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Post new topic Hawaiian Music On E9th Pedal Steel
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Author Topic:  Hawaiian Music On E9th Pedal Steel
Dave Stewart

Post Posted 31 Aug 2011 9:54 am     Reply with quote

The E9th pedal steel is perfect for playing Hawaiian music. There are a few things to consider.

First, here is a video of me playing "Beyond The Reef" on the E9th pedal steel so you can see that it can be done. You'll see that I'm using bar slants. I am playing it in C6th as if it were a lap steel...

Beyond the Reef 01

Keep in mind that Hawaiian music is a STYLE and not a tuning. With that in mind, I recommend trying to learn the techniques particular to Hawaiian music and then apply them to the E9th. The best way to do this is to listen to lots of Hawaiian music.

Also, keep in mind that you have a complete C6th 6-string right there on your E9th neck. By using the E knee to lower strings 4 and 8 a half tone, you have the C6th tuning. On fret one, with the E's lowered you have from the 4th string to the 10th (treble to bass)...

E - C - A - G - E - D# - C

String 9 is the only undesired note. If you carefully avoid the 9th string, you have a complete 6 string C6th tuning. Pretty neat, huh? 90% of everything played on the C6th is played on the 1st few strings anyway. With the E's lowered, strings 4 through 8 on your E9th pedal steel neck are the same as strings 1 through 5 on a C6th lap steel. So I generally leave string 10 alone. That way I don't have to worry about the sour note if I hit string 9. It works fine for playing Hawaiian.

Having said that, if you get Jerry Byrd's tabs and instruction course (highly recommended) for C6th from Scotty's Music, then you can play most of it on your E9th pedal steel with the E's lowered.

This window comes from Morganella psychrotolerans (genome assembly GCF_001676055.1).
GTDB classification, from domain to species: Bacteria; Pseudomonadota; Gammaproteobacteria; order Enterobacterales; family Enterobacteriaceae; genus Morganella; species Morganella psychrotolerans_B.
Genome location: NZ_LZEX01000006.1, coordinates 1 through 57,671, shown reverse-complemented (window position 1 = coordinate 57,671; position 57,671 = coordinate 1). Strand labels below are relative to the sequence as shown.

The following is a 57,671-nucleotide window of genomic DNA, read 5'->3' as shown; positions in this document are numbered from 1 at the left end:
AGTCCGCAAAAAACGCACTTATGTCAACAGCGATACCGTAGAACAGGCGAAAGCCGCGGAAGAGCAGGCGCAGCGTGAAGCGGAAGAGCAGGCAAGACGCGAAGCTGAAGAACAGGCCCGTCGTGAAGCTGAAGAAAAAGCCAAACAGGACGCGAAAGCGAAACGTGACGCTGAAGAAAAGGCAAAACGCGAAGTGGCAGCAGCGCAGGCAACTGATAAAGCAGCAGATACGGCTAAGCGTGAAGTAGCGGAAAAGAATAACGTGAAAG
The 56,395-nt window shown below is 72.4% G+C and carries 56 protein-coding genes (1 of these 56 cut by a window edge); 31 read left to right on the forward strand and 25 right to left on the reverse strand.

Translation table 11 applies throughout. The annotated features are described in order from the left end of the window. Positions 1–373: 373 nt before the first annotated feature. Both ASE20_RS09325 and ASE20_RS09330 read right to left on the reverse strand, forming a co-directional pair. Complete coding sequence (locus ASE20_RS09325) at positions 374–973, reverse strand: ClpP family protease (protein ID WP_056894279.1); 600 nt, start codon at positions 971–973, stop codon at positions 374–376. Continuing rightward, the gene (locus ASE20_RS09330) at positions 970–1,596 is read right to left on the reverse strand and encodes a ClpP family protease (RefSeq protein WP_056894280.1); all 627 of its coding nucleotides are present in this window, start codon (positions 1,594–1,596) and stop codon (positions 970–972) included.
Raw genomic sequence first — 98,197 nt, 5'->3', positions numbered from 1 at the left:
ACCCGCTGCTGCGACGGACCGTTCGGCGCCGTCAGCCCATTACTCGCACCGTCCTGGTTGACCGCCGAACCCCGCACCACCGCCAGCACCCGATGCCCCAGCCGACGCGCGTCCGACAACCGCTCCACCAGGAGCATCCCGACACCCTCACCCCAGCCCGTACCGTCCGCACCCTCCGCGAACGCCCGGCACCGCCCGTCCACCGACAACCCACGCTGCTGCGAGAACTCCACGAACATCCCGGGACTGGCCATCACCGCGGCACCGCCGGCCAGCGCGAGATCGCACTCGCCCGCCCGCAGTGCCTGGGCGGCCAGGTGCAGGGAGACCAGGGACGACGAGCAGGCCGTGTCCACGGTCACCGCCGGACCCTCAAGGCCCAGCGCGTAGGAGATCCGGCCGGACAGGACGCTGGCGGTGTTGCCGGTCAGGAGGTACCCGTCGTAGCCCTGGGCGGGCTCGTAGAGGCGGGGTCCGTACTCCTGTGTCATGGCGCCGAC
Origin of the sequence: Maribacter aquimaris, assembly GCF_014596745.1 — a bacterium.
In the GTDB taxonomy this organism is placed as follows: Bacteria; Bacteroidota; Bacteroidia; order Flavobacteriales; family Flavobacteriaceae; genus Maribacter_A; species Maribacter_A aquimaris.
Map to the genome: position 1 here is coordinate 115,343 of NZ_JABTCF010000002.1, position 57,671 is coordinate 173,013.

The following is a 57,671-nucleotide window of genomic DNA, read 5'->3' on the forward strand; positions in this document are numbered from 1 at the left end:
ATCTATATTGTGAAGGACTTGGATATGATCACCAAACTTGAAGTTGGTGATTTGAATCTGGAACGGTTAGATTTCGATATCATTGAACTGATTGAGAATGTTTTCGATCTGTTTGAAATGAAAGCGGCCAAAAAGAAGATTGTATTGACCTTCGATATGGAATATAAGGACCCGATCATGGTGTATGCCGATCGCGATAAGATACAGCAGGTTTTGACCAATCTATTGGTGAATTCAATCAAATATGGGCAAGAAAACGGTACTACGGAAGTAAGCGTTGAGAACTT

In fact, that's the basic premise behind the Universal Tuning, that is, a 12-string hybrid pedal steel guitar that gives you E9th and C6th all in one. I started out learning on a D-10, so I have never gone to Universal, but it is intriguing and tempting.

You can play anything on E9th pedal steel that you can on a C6th lap steel. Just lower the E's. Your C6th tuning is found on fret one of the E9th pedal steel, so actually, with the strings open and the E's lowered you have a B6th on your pedal steel.

Leonard Zinn has recorded some wonderful Hawaiian albums using an S-10 E9th pedal steel. I highly recommend listening to his recordings because he definitely has an authentic Hawaiian style. Here is leonard playing "Song Of The Islands" on C6th non-pedal steel, where you can hear his great STYLE...

Song Of The Islands - Leonard T. Zinn

Learning the Hawaiian style in my opinion is the key to playing Hawaiian in any tuning.

Here are some tabs on how to play 9th chords on the C6th lap steel. These are C9th chords. You can play these exact same chords on your E9th by lowering the E notes...


The first chord above is a C9th chord and is a somewhat popular tuning for Hawaiian music. Jerry Byrd plays "Moon Of Manakoora" in the D9th tuning (tabs available from Scotty's Music). All you need to do to change your C6th to D9th on a lap steel is lower string 4 from G to F#. On the E9th pedal steel you can do a bar slant to get a D9th chord.

This is why I highly recommend learning to play the C6th lap steel for all pedal steel players. It can all be played right on your E9th pedal steel. Most E9th pedal steel players don't realize that they have everything right in front of them to play authentic Hawaiian music.

Plus you have the benefit of giving the song a country flavor as well. I sometimes like to play the first part of a song using the C6th on my E9th pedal steel (Hawaiian style), and then play it country style using the pedals for the last part. It makes the song more interesting to the audience of listeners. They get to hear Hawaiian and then country.